Print Friendly and PDF

Thursday, July 21, 2011

Save the Pell grant program!

Sorry, if keeping people from getting an education isn't part of a plot to keep power in the hands of the few, then I don't know what is....

Print Friendly and PDF

Monday, July 18, 2011

Trial of men accused of illegal filming inside Franklin County Jail begins in Greenfield

Published: Monday, July 18, 2011, 10:44 AM Updated: Monday, July 18, 2011, 11:14 AM
Conor Berry, The Republican
protesters.jpgA large group of supporters were on hand Monday at the Franklin County Courthouse, where Pete Eyre and Adam Mueller are on trial in Greenfield District Court for an incident last summer at the Franklin County Jail & House of Correction. Eyre and Mueller, founders of the police watchdog organization Cop Block, are accused of illegally filming their encounter with law enforcement officials inside the county jail on July 1, 2010. The pair were arrested by Greenfield police after they alleged failed to comply with officers' request to stop filming at the jail. On Monday, several dozen supporters flocked to the Greenfield courthouse to offer their support to the duo and to protest what they view as an unnecessary and illegal arrest.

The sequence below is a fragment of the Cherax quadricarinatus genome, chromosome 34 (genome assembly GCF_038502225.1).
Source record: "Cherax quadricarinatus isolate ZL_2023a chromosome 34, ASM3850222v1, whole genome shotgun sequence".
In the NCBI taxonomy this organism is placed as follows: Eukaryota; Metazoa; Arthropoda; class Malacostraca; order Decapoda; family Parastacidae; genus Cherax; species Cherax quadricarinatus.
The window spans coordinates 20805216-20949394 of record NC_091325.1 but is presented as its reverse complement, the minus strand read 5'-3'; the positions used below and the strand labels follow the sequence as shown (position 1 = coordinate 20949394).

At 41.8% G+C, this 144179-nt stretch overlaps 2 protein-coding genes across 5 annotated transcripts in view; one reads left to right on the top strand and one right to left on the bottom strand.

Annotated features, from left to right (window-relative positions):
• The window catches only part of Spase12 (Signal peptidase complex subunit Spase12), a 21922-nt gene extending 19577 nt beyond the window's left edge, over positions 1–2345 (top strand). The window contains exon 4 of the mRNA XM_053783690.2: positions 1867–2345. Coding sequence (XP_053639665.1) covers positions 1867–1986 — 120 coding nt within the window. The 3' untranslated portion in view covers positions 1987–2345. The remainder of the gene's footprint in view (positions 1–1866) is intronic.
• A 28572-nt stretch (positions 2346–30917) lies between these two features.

GREENFIELD -- Jury selection got under way Monday morning in the trial of two New Hampshire men accused of illegally filming their encounter with law enforcement officials at the Franklin County Jail & House of Correction last summer.
Pete Eyre and Adam Mueller, founder of the "pro-police accountability" organization Cop Block -- which advocates filming or photographing police and posting those images online -- were arrested July 1, 2010, outside the Greenfield jail when they refused to stop filming on the premises.
The men, who had gone to the facility to bail out two friends being held on drug and weapons charges, claim there were no signs indicating they could not film at the jail. They continued to record the encounter against officers' orders, leading to their arrest by Greenfield police.
On Monday morning, Eyre and Mueller and about 50 supporters gathered outside the Franklin County Courthouse with placards protesting police tactics that they believe tread on their natural freedoms. Eyre and Mueller, both of New Hampshire, are so-called voluntaryists who adhere to the principles of a stateless society based on natural law, not a formal system of rules and regulations with law enforcers such as police and other agents of the state.
As of 10 a.m., the legal proceeding had not resulted in any conflagrations in or outside the courthouse. At a previous court appearance, supporters of Eyre and Mueller caused a minor disturbance at the conclusion of that proceeding, prompting extra securitty at Monday's trial.